New battle for Suffolk community

PROTESTERS today pledged to fight tooth and nail to keep their villages as a rural community and stop them being turned into a new town.Opposition to proposals to treble the size of the twin Trimley villages is growing by the day with the latest move being the creation of a protest group called STAG – Save Trimley Against Growth.

PROTESTERS today pledged to fight tooth and nail to keep their villages as a rural community and stop them being turned into a new town.

Opposition to proposals to treble the size of the twin Trimley villages is growing by the day with the latest move being the creation of a protest group called STAG – Save Trimley Against Growth.

Posters opposing the development – labelled by some as "the rape of the Trimleys" – are in windows all over the villages, and hundreds of leaflets have been delivered to homes, urging them to get involved in the campaign.

Few people have so far come forward in support of the project, submitted by landowners Trinity College, Cambridge, although parish councillors are concerned about the "silent majority" who have not yet voiced an opinion.


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Some councillors have also expressed concern about the anonymity of STAG – and called for its organisers to reveal themselves.

The group is holding its own public meeting on September 19 at the Welcome Hall, High Road, Trimley St Mary, and wants anyone willing to help with the running of the group to go along.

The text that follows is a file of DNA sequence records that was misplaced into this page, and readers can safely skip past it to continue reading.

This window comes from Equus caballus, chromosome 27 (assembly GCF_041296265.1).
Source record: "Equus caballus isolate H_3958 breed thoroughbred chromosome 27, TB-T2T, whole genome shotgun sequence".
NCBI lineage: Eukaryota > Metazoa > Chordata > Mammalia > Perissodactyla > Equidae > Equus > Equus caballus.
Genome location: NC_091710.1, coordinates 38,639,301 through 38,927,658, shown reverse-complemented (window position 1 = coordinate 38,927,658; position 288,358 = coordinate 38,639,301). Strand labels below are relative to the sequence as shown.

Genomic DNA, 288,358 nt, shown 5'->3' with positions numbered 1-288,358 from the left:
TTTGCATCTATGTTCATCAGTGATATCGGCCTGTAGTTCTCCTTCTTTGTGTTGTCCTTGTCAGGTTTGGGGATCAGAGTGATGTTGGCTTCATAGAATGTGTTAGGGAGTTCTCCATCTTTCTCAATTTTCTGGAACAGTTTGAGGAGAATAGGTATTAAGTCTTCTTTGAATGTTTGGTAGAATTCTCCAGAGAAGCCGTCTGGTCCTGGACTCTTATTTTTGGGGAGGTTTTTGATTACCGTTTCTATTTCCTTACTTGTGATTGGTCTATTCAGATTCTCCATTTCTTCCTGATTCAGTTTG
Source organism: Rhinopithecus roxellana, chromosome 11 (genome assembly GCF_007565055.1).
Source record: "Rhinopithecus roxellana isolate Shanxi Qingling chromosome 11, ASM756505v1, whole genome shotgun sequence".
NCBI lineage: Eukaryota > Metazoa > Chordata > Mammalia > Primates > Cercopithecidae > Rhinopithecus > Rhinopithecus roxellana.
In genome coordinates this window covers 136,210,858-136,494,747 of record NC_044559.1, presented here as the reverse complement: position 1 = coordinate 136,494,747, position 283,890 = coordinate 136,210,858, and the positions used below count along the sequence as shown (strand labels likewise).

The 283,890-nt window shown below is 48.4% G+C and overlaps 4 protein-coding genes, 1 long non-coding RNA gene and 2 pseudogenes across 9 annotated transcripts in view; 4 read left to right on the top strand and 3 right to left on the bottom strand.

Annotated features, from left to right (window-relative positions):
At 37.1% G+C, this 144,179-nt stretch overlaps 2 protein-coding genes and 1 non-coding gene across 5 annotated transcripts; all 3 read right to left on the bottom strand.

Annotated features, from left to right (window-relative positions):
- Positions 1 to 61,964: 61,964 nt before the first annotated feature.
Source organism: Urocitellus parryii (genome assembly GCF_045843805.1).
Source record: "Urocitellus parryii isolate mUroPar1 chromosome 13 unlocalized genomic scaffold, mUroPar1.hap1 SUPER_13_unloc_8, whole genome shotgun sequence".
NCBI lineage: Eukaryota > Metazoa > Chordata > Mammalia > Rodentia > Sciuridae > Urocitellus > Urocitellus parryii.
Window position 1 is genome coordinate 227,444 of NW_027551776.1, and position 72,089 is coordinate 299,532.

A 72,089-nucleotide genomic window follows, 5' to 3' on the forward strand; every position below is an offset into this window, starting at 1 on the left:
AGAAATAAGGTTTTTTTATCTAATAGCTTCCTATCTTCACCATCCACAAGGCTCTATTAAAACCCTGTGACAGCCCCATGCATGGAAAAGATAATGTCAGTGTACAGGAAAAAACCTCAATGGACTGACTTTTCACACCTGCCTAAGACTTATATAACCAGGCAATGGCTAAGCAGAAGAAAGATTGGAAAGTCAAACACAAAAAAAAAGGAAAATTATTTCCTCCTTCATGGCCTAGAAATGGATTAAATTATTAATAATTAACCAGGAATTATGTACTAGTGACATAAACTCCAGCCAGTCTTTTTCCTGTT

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It says the Trinity College proposals will not enhance the villages or residents' lives in any way and is totally unwanted, and is urging people to write to the parish council and signs its petition.

"The motivation for landowners to systematically destroy what is considered to be an area of outstanding natural beauty is simple – economics," said STAG.

"The current value of the agricultural land is approximately £3,000 per acre. If planning permission could successfully be obtained, the value would increase overnight to hundreds of thousands of pounds.

"It is clear therefore that building over 3,000 flats and houses is not a charitable, philanthropic humanitarian gesture to the local community."

The group fears property prices would slump, crime and vandalism increase as a result of urbanisation, plus more pressure on the emergency services, more air and noise pollution, health services locally not able to cope, and traffic increase.

The plans are described as a vision for the Trimleys and envisage using all the fields and open space between the A14 and Felixstowe-Ipswich railway line for development, creating greens and village centres, industrial area and homes.

Tim Collins, partner with Bidwells, agents for Trinity College, has said the plans are not final or detailed yet – they are a vision of how the villages could be developed in a comprehensive way, to avoid piecemeal building and provide a development with community facilities.

He wants to hear which pieces people like or dislike, concerns, or ideas for changes to the proposals.

What do you think? Write to Your Letters, 30 Lower Brook Street, Ipswich, IP4 1AN, or e-mail EveningStarLetters@eveningstar.co.uk

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